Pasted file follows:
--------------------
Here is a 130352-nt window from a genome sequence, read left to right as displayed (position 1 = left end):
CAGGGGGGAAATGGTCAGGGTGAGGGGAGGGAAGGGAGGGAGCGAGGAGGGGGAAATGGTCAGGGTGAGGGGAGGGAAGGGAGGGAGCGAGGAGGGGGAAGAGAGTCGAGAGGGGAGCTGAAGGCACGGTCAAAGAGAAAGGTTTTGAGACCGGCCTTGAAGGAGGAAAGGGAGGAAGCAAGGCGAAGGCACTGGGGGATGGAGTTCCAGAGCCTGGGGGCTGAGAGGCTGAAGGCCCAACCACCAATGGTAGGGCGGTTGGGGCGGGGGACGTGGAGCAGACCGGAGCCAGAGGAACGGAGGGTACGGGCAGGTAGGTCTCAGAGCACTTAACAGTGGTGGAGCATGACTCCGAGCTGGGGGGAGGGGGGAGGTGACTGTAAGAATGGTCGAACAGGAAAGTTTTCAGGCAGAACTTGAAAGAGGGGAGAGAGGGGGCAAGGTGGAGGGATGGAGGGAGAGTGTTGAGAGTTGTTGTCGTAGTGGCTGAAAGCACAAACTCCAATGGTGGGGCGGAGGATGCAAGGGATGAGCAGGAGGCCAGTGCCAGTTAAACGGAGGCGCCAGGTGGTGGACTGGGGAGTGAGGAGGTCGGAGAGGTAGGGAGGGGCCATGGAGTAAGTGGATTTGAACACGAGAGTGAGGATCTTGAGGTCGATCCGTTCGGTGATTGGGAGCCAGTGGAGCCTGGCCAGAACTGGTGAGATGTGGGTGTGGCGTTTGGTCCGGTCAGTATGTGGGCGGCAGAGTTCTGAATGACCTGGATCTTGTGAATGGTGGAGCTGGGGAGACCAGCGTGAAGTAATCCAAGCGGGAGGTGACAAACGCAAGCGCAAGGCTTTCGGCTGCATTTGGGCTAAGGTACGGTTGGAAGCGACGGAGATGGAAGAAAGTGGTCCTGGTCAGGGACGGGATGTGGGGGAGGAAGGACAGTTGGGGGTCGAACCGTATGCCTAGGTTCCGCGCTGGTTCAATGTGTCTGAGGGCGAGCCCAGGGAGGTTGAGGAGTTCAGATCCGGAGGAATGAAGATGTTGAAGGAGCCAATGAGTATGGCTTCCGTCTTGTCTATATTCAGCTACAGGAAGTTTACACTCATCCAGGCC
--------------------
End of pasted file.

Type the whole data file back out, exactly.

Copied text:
Here is a 130352-nt window from a genome sequence, read left to right as displayed (position 1 = left end):
CAGGGGGGAAATGGTCAGGGTGAGGGGAGGGAAGGGAGGGAGCGAGGAGGGGGAAATGGTCAGGGTGAGGGGAGGGAAGGGAGGGAGCGAGGAGGGGGAAGAGAGTCGAGAGGGGAGCTGAAGGCACGGTCAAAGAGAAAGGTTTTGAGACCGGCCTTGAAGGAGGAAAGGGAGGAAGCAAGGCGAAGGCACTGGGGGATGGAGTTCCAGAGCCTGGGGGCTGAGAGGCTGAAGGCCCAACCACCAATGGTAGGGCGGTTGGGGCGGGGGACGTGGAGCAGACCGGAGCCAGAGGAACGGAGGGTACGGGCAGGTAGGTCTCAGAGCACTTAACAGTGGTGGAGCATGACTCCGAGCTGGGGGGAGGGGGGAGGTGACTGTAAGAATGGTCGAACAGGAAAGTTTTCAGGCAGAACTTGAAAGAGGGGAGAGAGGGGGCAAGGTGGAGGGATGGAGGGAGAGTGTTGAGAGTTGTTGTCGTAGTGGCTGAAAGCACAAACTCCAATGGTGGGGCGGAGGATGCAAGGGATGAGCAGGAGGCCAGTGCCAGTTAAACGGAGGCGCCAGGTGGTGGACTGGGGAGTGAGGAGGTCGGAGAGGTAGGGAGGGGCCATGGAGTAAGTGGATTTGAACACGAGAGTGAGGATCTTGAGGTCGATCCGTTCGGTGATTGGGAGCCAGTGGAGCCTGGCCAGAACTGGTGAGATGTGGGTGTGGCGTTTGGTCCGGTCAGTATGTGGGCGGCAGAGTTCTGAATGACCTGGATCTTGTGAATGGTGGAGCTGGGGAGACCAGCGTGAAGTAATCCAAGCGGGAGGTGACAAACGCAAGCGCAAGGCTTTCGGCTGCATTTGGGCTAAGGTACGGTTGGAAGCGACGGAGATGGAAGAAAGTGGTCCTGGTCAGGGACGGGATGTGGGGGAGGAAGGACAGTTGGGGGTCGAACCGTATGCCTAGGTTCCGCGCTGGTTCAATGTGTCTGAGGGCGAGCCCAGGGAGGTTGAGGAGTTCAGATCCGGAGGAATGAAGATGTTGAAGGAGCCAATGAGTATGGCTTCCGTCTTGTCTATATTCAGCTACAGGAAGTTTACACTCATCCAGGCC